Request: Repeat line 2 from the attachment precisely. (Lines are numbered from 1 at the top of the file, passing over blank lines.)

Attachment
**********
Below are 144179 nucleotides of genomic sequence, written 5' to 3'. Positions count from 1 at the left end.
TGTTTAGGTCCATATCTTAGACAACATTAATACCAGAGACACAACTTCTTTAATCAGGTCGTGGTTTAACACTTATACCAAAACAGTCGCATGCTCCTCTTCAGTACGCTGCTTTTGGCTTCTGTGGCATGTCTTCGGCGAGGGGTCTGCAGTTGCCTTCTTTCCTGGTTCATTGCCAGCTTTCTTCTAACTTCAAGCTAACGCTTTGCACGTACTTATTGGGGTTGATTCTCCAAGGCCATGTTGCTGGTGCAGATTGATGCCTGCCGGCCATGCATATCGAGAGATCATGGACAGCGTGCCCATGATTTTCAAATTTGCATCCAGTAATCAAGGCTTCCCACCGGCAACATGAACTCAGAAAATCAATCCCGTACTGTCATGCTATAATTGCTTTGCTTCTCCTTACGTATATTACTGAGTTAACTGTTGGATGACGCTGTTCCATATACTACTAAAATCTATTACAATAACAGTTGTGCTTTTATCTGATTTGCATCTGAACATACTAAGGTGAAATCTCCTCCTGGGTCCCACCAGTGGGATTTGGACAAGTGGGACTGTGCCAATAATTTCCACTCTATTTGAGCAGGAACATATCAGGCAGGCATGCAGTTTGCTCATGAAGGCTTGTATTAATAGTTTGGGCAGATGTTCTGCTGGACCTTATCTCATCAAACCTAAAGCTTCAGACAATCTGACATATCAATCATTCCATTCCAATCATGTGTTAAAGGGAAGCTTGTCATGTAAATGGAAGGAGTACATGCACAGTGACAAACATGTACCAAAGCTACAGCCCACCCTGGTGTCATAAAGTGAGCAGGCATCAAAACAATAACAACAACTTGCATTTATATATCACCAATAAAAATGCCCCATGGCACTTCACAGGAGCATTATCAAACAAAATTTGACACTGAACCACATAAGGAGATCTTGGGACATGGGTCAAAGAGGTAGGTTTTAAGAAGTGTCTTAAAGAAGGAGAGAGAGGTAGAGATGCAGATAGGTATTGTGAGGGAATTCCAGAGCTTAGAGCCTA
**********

TGTTTAGGTCCATATCTTAGACAACATTAATACCAGAGACACAACTTCTTTAATCAGGTCGTGGTTTAACACTTATACCAAAACAGTCGCATGCTCCTCTTCAGTACGCTGCTTTTGGCTTCTGTGGCATGTCTTCGGCGAGGGGTCTGCAGTTGCCTTCTTTCCTGGTTCATTGCCAGCTTTCTTCTAACTTCAAGCTAACGCTTTGCACGTACTTATTGGGGTTGATTCTCCAAGGCCATGTTGCTGGTGCAGATTGATGCCTGCCGGCCATGCATATCGAGAGATCATGGACAGCGTGCCCATGATTTTCAAATTTGCATCCAGTAATCAAGGCTTCCCACCGGCAACATGAACTCAGAAAATCAATCCCGTACTGTCATGCTATAATTGCTTTGCTTCTCCTTACGTATATTACTGAGTTAACTGTTGGATGACGCTGTTCCATATACTACTAAAATCTATTACAATAACAGTTGTGCTTTTATCTGATTTGCATCTGAACATACTAAGGTGAAATCTCCTCCTGGGTCCCACCAGTGGGATTTGGACAAGTGGGACTGTGCCAATAATTTCCACTCTATTTGAGCAGGAACATATCAGGCAGGCATGCAGTTTGCTCATGAAGGCTTGTATTAATAGTTTGGGCAGATGTTCTGCTGGACCTTATCTCATCAAACCTAAAGCTTCAGACAATCTGACATATCAATCATTCCATTCCAATCATGTGTTAAAGGGAAGCTTGTCATGTAAATGGAAGGAGTACATGCACAGTGACAAACATGTACCAAAGCTACAGCCCACCCTGGTGTCATAAAGTGAGCAGGCATCAAAACAATAACAACAACTTGCATTTATATATCACCAATAAAAATGCCCCATGGCACTTCACAGGAGCATTATCAAACAAAATTTGACACTGAACCACATAAGGAGATCTTGGGACATGGGTCAAAGAGGTAGGTTTTAAGAAGTGTCTTAAAGAAGGAGAGAGAGGTAGAGATGCAGATAGGTATTGTGAGGGAATTCCAGAGCTTAGAGCCTA